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The Gipsyqueen II
Part 1: Development of Well-Known Range of de Havilland Engines,
Design Features,  Machining Operations on the Crankcase, Cylinder, Barrel and Head

By J. A. Oates, A.M.I.E.I., M.Inst.Met

A very important part is played in both civil and service aviation by the low-power types of aircraft engines, and below we give the first of a series of articles reviewing the methods employed during the manufacture of the well-known de Havilland Gipsyqueen II, a development of the Gipsy Six I. This six-cylinder, inverted, in-line air-cooled engine, capable of developing 210 bhp at 2,400 rpm is fitted to some of the important types of aircraft at present in service.

This article first appeared in the Volume 6, Number 72 (October, 1944) issue of Aircraft Production magazine, and is presented here through the kind permission of Flight International. Thanks also to Bruce Vander Mark for furnishing volumes of Aircraft Production for scanning.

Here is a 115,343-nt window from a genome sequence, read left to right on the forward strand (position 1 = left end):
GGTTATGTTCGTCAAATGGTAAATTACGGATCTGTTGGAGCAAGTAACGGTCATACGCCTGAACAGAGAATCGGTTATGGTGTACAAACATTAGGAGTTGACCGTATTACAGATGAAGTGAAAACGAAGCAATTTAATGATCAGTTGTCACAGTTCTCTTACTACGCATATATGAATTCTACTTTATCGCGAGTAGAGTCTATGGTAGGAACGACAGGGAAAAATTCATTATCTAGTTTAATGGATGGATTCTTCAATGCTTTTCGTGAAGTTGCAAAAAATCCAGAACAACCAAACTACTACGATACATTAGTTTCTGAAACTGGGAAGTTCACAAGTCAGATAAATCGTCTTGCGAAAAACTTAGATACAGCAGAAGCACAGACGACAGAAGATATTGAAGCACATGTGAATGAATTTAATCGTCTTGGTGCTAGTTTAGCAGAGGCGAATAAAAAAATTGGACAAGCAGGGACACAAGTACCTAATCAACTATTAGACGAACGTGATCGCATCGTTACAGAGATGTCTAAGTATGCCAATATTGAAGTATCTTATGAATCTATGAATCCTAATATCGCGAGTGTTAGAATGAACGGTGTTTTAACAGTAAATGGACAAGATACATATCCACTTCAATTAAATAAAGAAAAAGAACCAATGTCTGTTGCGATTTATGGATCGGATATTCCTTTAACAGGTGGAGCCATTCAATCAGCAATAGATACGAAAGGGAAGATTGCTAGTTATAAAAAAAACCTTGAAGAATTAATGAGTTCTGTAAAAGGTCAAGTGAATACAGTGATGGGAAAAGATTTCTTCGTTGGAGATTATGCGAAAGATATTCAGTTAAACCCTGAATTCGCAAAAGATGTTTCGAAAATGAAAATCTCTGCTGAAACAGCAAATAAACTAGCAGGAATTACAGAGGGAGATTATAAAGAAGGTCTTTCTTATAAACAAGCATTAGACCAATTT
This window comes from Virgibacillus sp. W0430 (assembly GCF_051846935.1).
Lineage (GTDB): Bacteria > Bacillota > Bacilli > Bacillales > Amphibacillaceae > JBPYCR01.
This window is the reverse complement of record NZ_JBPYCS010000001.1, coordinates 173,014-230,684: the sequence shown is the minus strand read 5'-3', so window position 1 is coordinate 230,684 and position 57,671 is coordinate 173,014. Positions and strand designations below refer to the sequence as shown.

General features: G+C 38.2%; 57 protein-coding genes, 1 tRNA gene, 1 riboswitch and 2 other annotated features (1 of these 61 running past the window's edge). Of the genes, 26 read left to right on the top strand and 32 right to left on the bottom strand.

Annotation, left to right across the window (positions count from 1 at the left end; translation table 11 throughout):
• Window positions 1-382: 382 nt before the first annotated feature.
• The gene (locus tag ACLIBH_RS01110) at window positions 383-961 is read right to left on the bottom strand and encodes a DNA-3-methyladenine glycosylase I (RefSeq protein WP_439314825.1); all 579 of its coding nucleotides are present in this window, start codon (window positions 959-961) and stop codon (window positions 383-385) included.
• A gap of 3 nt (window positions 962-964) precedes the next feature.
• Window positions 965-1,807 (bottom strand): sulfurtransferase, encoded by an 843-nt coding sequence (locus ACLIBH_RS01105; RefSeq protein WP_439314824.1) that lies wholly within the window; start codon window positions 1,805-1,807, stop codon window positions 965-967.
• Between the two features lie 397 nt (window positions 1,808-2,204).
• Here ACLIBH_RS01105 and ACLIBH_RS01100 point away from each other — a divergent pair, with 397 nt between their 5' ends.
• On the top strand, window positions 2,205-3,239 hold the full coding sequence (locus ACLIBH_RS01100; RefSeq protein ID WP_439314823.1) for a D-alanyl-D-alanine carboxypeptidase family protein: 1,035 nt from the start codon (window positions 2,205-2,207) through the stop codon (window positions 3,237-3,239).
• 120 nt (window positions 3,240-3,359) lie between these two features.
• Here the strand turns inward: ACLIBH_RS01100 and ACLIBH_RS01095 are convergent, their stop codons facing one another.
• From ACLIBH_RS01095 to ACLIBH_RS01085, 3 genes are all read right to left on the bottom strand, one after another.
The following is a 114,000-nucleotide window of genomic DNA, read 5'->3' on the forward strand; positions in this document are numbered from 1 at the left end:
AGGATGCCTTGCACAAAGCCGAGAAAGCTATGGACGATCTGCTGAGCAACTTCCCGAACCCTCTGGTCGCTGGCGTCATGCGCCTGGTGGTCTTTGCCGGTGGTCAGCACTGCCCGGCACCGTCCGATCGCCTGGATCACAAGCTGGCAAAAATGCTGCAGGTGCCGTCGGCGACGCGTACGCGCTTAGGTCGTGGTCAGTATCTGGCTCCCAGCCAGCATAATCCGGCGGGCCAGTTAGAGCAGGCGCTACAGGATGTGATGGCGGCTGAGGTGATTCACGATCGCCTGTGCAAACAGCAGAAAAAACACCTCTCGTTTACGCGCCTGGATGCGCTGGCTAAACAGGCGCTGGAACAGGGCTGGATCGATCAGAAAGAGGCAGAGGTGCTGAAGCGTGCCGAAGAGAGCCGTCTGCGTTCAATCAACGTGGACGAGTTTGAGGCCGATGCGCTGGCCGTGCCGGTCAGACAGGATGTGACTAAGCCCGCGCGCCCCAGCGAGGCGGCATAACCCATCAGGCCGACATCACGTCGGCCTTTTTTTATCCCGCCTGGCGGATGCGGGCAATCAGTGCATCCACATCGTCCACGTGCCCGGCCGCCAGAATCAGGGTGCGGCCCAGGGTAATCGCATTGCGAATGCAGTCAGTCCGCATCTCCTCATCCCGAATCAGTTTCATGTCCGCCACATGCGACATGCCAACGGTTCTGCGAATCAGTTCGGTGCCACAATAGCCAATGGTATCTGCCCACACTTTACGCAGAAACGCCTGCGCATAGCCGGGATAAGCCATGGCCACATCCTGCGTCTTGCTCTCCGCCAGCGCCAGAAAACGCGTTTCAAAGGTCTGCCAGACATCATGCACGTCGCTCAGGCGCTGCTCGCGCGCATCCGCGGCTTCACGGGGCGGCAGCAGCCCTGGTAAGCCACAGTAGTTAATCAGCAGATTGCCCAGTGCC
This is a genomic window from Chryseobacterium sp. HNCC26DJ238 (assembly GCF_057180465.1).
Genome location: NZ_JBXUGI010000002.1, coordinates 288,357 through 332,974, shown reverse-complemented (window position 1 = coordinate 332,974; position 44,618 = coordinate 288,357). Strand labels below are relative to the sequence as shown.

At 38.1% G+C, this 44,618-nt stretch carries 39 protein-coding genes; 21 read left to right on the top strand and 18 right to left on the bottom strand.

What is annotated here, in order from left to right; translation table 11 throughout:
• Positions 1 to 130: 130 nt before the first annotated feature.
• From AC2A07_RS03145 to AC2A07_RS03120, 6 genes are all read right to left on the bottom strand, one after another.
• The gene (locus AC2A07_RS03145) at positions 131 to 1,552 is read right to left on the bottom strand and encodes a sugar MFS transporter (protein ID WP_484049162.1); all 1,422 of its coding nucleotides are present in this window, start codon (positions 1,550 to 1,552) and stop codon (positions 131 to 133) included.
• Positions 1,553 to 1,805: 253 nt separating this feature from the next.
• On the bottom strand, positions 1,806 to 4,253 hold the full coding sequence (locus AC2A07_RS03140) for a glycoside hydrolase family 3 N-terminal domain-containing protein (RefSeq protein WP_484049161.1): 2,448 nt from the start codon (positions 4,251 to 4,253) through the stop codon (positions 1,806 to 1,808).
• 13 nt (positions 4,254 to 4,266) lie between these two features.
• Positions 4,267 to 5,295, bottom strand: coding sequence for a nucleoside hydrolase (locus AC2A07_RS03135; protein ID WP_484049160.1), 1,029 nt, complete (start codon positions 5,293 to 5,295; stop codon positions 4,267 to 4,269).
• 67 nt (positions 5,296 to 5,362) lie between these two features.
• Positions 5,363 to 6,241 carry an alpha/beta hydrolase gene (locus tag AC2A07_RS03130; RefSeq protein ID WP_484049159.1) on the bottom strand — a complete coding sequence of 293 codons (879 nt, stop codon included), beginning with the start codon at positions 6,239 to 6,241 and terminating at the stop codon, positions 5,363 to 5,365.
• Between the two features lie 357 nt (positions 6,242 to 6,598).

Under present conditions there is a tendency to think only of the high-power aircraft engines and overlook the important part played by the smaller types. Apart from their pre-war development that made possible the present high-power types, every pilot receives his initial training in machines fitted with such engines; also, they power the many reconnaissance, transport and ferry aircraft giving such useful service to our Forces at the present time. In postwar civil aviation they will, of course, again come into prominence.

One of the best-known types of low-power engine is the de Havilland Gipsy in-line series developed over the past 18 years by Major Halford. The first, the 120 hp Gipsy One, created something of a stir by establishing a world speed record for light aircraft of 187 mph when fitted to a DH 71 racer. This engine was followed by the 200 hp V-8 Gipsy Ghost-comprising a double Gipsy One, the Gipsy Two, and then the inverted Gipsy Three. In 1931 was introduced the 75 hp four-cylinder Gipsy Minor, which was fitted to the Swallow Moth two-seater monoplane.

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